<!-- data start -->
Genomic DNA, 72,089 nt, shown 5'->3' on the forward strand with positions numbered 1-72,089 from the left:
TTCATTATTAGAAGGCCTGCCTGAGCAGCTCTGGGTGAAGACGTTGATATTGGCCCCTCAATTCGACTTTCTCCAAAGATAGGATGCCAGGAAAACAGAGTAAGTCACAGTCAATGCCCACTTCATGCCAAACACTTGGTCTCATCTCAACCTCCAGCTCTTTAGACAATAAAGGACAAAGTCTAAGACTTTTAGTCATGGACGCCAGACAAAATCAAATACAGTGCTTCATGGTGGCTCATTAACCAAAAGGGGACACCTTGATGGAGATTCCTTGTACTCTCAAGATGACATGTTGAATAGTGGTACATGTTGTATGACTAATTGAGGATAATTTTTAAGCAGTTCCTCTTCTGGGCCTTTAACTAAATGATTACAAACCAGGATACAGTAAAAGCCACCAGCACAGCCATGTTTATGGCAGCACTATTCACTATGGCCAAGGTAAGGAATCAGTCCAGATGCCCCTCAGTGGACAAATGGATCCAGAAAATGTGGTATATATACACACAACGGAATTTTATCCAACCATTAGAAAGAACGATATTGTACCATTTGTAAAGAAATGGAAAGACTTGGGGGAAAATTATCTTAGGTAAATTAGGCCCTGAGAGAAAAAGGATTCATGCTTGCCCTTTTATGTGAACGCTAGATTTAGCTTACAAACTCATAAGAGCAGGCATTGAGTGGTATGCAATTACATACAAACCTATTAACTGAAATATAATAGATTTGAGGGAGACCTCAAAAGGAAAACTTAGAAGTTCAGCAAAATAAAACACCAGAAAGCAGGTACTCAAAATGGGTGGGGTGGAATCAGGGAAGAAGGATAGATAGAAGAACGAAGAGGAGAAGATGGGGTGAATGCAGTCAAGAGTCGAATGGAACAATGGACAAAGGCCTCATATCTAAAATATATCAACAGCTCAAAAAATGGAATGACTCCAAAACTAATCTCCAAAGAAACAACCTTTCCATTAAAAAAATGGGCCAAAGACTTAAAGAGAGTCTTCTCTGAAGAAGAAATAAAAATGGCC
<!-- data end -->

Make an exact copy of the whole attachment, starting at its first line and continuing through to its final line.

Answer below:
Genomic DNA, 72,089 nt, shown 5'->3' on the forward strand with positions numbered 1-72,089 from the left:
TTCATTATTAGAAGGCCTGCCTGAGCAGCTCTGGGTGAAGACGTTGATATTGGCCCCTCAATTCGACTTTCTCCAAAGATAGGATGCCAGGAAAACAGAGTAAGTCACAGTCAATGCCCACTTCATGCCAAACACTTGGTCTCATCTCAACCTCCAGCTCTTTAGACAATAAAGGACAAAGTCTAAGACTTTTAGTCATGGACGCCAGACAAAATCAAATACAGTGCTTCATGGTGGCTCATTAACCAAAAGGGGACACCTTGATGGAGATTCCTTGTACTCTCAAGATGACATGTTGAATAGTGGTACATGTTGTATGACTAATTGAGGATAATTTTTAAGCAGTTCCTCTTCTGGGCCTTTAACTAAATGATTACAAACCAGGATACAGTAAAAGCCACCAGCACAGCCATGTTTATGGCAGCACTATTCACTATGGCCAAGGTAAGGAATCAGTCCAGATGCCCCTCAGTGGACAAATGGATCCAGAAAATGTGGTATATATACACACAACGGAATTTTATCCAACCATTAGAAAGAACGATATTGTACCATTTGTAAAGAAATGGAAAGACTTGGGGGAAAATTATCTTAGGTAAATTAGGCCCTGAGAGAAAAAGGATTCATGCTTGCCCTTTTATGTGAACGCTAGATTTAGCTTACAAACTCATAAGAGCAGGCATTGAGTGGTATGCAATTACATACAAACCTATTAACTGAAATATAATAGATTTGAGGGAGACCTCAAAAGGAAAACTTAGAAGTTCAGCAAAATAAAACACCAGAAAGCAGGTACTCAAAATGGGTGGGGTGGAATCAGGGAAGAAGGATAGATAGAAGAACGAAGAGGAGAAGATGGGGTGAATGCAGTCAAGAGTCGAATGGAACAATGGACAAAGGCCTCATATCTAAAATATATCAACAGCTCAAAAAATGGAATGACTCCAAAACTAATCTCCAAAGAAACAACCTTTCCATTAAAAAAATGGGCCAAAGACTTAAAGAGAGTCTTCTCTGAAGAAGAAATAAAAATGGCC